• MinireviewNovember 30, 2019

    0 3066 3050

    Abstract : Significant knowledge about the pathophysiology of Alzheimer’s disease (AD) has been gained in the last century; however, the understanding of its causes of onset remains limited. Late-onset AD is observed in about 95% of patients, and APOE4-encoding apolipoprotein E4 (ApoE4) is strongly associated with these cases. As an apolipoprotein, the function of ApoE in brain cholesterol transport has been extensively studied and widely appreciated. Development of new technologies such as human-induced pluripotent stem cells (hiPSCs) and CRISPR-Cas9 genome editing tools have enabled us to develop human brain model systems in vitro and readily manipulate genomic information. In the context of these advances, recent studies provide strong evidence that abnormal cholesterol metabolism by ApoE4 could be linked to AD-associated pathology. In this review, we discuss novel discoveries in brain cholesterol dysregulation by ApoE4. We further elaborate cell type-specific roles in cholesterol regulation of four major brain cell types, neurons, astrocytes, microglia, and oligodendrocytes, and how its dysregulation can be linked to AD pathology.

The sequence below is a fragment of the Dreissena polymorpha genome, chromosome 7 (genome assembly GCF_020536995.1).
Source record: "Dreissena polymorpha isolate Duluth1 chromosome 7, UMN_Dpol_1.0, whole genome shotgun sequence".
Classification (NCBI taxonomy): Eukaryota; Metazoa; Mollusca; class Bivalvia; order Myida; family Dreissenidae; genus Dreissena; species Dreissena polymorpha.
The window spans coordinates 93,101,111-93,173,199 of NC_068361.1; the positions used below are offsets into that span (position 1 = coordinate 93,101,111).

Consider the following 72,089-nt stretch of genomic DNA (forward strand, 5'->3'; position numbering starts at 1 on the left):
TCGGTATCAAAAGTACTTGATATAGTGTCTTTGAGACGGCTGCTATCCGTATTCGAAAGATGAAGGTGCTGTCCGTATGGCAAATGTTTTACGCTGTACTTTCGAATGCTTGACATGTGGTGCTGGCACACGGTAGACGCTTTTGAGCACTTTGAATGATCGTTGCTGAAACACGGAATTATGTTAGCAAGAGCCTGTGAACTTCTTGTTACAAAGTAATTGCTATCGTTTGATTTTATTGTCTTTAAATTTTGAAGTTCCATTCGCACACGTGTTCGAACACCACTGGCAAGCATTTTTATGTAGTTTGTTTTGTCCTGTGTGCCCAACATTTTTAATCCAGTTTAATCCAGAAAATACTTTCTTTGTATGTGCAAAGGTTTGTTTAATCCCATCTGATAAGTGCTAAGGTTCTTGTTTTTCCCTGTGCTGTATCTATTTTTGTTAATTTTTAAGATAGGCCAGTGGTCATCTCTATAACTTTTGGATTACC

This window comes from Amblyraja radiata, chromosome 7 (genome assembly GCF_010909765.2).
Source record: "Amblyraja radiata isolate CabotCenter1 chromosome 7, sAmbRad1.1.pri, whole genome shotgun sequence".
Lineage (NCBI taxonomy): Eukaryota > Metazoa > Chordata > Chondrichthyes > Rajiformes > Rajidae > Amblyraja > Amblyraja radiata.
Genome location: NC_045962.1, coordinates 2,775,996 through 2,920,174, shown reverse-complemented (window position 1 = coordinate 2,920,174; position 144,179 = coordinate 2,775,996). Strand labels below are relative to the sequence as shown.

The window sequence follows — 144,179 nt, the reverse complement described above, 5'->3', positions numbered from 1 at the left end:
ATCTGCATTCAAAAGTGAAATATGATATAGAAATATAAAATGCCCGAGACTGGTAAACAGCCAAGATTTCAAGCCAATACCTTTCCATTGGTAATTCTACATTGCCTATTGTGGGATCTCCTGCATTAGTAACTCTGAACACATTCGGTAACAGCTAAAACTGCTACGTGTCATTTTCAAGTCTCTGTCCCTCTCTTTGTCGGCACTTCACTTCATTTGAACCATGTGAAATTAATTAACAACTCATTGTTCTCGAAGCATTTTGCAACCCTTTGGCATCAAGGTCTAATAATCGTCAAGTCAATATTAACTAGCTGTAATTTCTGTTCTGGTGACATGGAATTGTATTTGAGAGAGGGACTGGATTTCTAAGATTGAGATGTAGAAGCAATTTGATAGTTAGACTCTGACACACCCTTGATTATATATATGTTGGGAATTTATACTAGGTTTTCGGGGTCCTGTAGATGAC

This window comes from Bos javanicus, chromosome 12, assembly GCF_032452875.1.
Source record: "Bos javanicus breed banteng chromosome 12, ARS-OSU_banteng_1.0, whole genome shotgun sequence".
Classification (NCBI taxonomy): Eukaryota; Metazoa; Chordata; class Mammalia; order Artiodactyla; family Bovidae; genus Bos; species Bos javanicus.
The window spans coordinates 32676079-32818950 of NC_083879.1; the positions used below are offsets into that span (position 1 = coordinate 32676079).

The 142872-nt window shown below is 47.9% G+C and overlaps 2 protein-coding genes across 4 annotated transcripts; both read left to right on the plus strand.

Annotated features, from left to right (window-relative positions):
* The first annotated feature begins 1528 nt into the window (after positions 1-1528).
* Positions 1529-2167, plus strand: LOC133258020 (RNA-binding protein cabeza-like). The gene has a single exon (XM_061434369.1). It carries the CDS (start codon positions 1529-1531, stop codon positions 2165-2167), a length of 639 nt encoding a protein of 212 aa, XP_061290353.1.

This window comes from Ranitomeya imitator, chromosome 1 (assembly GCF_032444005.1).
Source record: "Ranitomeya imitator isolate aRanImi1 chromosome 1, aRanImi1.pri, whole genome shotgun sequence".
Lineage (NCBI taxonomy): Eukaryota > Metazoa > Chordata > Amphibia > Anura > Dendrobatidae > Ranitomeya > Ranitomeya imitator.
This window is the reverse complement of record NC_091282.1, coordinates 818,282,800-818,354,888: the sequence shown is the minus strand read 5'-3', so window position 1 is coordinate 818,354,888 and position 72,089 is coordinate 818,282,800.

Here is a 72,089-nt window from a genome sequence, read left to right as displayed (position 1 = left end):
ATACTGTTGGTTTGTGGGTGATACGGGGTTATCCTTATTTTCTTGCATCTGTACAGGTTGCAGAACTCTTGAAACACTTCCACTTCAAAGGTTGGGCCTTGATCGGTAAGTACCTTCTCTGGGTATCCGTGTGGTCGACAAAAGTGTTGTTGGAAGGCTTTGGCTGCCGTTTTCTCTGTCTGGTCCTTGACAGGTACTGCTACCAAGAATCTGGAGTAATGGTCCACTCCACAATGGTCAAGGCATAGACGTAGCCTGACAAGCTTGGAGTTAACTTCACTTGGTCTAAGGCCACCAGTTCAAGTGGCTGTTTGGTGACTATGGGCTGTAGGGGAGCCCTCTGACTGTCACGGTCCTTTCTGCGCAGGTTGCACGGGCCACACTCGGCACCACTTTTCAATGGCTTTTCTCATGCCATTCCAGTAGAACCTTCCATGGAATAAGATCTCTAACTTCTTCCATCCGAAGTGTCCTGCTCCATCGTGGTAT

• MinireviewNovember 30, 2019

    0 2615 2961

    Cellular and Molecular Links between Autoimmunity and Lipid Metabolism

    Heeju Ryu, Jiyeon Kim, Daehong Kim, Jeong-Eun Lee, and Yeonseok Chung

    Mol. Cells 2019; 42(11): 747-754

    Abstract : The incidence of atherosclerosis is higher among patients with several autoimmune diseases such as psoriasis, rheumatoid arthritis (RA) and systemic lupus erythematosus (SLE). It is well documented that innate immune cells including macrophages and dendritic cells sense lipid species such as saturated fatty acids and oxidized low-density lipoprotein and produce pro-inflammatory cytokines and chemokines. However, whether a hyperlipidemic environment also impacts autoimmune T cell responses has been unclear. Among CD4+ T cells, Th17 and follicular helper T (Tfh) cells are known to play pathogenic roles in the development of hyperlipidemia-associated autoimmune diseases. This review gives an overview of the cellular and molecular mechanisms by which dysregulated lipid metabolism impacts the pathogenesis of autoimmune diseases, with specific emphasis on Th17 and Tfh cells.